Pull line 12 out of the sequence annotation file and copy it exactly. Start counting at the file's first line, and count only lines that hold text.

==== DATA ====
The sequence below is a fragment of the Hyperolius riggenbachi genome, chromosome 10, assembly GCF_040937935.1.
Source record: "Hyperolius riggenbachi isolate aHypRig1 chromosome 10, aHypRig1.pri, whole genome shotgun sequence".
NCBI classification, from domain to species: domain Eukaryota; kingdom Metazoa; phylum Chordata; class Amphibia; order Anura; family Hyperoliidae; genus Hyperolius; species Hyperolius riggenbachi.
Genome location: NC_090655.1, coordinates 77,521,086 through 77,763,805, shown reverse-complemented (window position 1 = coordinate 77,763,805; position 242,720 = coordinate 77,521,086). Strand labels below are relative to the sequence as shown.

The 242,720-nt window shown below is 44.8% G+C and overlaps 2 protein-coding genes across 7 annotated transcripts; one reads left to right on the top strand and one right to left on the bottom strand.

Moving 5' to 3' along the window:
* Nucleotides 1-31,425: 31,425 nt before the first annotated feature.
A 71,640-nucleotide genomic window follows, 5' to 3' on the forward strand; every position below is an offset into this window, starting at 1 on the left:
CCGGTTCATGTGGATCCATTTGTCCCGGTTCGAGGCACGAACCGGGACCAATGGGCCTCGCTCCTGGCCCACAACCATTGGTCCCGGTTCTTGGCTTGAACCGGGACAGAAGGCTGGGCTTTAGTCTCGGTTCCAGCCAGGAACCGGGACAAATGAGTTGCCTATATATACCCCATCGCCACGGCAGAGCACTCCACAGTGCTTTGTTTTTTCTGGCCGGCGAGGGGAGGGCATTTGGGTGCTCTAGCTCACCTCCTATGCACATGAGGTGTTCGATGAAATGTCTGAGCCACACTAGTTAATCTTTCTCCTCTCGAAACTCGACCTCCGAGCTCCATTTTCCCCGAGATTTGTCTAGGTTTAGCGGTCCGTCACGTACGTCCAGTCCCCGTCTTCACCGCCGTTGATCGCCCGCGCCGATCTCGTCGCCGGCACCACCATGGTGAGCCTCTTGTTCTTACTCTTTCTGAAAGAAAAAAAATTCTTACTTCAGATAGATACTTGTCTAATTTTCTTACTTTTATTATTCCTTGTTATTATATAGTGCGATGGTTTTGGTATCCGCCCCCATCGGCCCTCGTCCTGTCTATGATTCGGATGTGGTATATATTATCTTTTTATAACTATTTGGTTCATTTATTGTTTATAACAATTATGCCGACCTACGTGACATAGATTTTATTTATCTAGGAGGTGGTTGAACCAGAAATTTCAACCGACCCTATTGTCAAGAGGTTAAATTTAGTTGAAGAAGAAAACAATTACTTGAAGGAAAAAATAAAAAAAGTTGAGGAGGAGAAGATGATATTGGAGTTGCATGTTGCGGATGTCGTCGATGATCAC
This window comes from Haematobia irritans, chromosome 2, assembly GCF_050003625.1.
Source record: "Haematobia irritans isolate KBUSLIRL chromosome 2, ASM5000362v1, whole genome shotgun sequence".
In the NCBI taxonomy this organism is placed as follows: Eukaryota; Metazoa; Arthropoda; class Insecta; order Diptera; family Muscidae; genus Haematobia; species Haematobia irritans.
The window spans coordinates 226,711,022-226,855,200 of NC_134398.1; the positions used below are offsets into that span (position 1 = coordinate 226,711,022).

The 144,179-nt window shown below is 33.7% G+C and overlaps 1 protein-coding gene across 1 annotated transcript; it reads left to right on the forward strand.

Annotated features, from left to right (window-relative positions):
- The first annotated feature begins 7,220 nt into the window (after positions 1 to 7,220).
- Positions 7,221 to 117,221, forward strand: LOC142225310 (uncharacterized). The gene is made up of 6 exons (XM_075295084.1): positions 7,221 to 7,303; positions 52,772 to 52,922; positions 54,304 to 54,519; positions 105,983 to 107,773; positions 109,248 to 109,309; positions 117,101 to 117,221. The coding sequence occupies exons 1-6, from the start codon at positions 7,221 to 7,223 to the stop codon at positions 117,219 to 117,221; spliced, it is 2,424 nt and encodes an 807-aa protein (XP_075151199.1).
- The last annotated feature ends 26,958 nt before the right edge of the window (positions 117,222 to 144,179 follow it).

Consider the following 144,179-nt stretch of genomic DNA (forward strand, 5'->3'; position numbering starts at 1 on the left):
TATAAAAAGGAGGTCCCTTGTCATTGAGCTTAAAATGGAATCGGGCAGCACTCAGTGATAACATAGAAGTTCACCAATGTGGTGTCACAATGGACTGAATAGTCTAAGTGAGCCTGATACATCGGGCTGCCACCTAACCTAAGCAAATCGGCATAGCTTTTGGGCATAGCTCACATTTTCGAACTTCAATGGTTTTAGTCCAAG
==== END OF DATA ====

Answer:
In the NCBI taxonomy this organism is placed as follows: Eukaryota; Metazoa; Arthropoda; class Insecta; order Diptera; family Muscidae; genus Haematobia; species Haematobia irritans.